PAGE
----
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Atmospheric Measurement Techniques An interactive open-access journal of the European Geosciences Union
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Preprints
https://doi.org/10.5194/amt-2020-279
© Author(s) 2020. This work is distributed under
the Creative Commons Attribution 4.0 License.
https://doi.org/10.5194/amt-2020-279
© Author(s) 2020. This work is distributed under
the Creative Commons Attribution 4.0 License.

  14 Aug 2020

14 Aug 2020

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A revised version of this preprint was accepted for the journal AMT and is expected to appear here in due course.

High precision laser spectrometer for multiple greenhouse gas analysis in 1 mL air from ice core samples

Bernhard Bereiter1,3, Béla Tuzson1, Philipp Scheidegger1,2, André Kupferschmid2, Herbert Looser1, Lars Mächler3, Daniel Baggenstos3, Jochen Schmitt3, Hubertus Fischer3, and Lukas Emmenegger1 Bernhard Bereiter et al.
  • 1Laboratory for Air Pollution/Environmental Technology, Empa - Swiss Federal Laboratory for Materials Science andTechnology, 8600 Dübendorf, Switzerland
  • 2Transport at Nanoscale Interfaces, Empa - Swiss Federal Laboratory for Materials Science and Technology, 8600 Dübendorf, Switzerland
  • 3Climate and Environmental Physics and Oeschger Center for Climate Research, University of Bern, 3012 Bern, Switzerland

Abstract. The record of past global background atmospheric greenhouse gas composition is crucial for our understanding of global climate change. The ”Beyond EPICA Oldest Ice Core” project is currently pushing the frontier of this knowledge forward by the retrieval of an ice core reaching back to 1.5 million years ago. The oldest section of this core will have been strongly thinned by glacier flow with about 15 kyr being trapped in as little as 1m thickness of ice. This reduces the available sample volume to only a few mL of air for the targeted century-scale resolution of greenhouse gas records. Under these conditions, the required accuracy for multiple greenhouse gases cannot be achieved with currently available analytical methods.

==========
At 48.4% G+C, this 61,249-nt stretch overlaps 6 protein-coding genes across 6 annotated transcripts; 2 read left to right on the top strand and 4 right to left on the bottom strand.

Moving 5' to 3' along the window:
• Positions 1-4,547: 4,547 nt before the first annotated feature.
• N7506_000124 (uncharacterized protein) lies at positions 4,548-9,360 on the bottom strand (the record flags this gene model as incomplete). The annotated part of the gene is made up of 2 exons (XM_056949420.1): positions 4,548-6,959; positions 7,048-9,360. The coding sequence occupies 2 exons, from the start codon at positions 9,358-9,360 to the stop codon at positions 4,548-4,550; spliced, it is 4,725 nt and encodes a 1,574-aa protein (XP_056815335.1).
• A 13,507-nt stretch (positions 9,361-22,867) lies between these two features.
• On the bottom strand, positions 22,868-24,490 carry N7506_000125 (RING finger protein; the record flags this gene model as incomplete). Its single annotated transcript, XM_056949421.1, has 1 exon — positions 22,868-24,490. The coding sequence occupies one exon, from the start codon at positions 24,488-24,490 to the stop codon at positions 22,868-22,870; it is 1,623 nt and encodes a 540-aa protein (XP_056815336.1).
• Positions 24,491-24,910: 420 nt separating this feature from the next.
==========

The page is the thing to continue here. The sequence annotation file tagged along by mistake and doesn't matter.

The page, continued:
Here, we present a new approach to unlocking such challenging atmospheric archives with a high-precision mid-IR dual-laser direct absorption spectrometer. The instrument is designed to simultaneously measure CH4, N2O, CO2 concentrations as well as δ13C(CO2) using discrete samples of only 1 mL STP, and it achieves a precision of 1.6 ppb, 1.0 ppb, 0.03 ppm and 0.04 ‰, respectively. Repeated measurement cycles of air samples demonstrate an excellent accuracy level, and high reproducibility of the spectroscopic and the gas handling system. In addition, this non-invasive method allows reuse of the precious gas samples for further analysis, which opens new opportunities in ice core science.

Bernhard Bereiter et al.

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Bernhard Bereiter et al.

Bernhard Bereiter et al.

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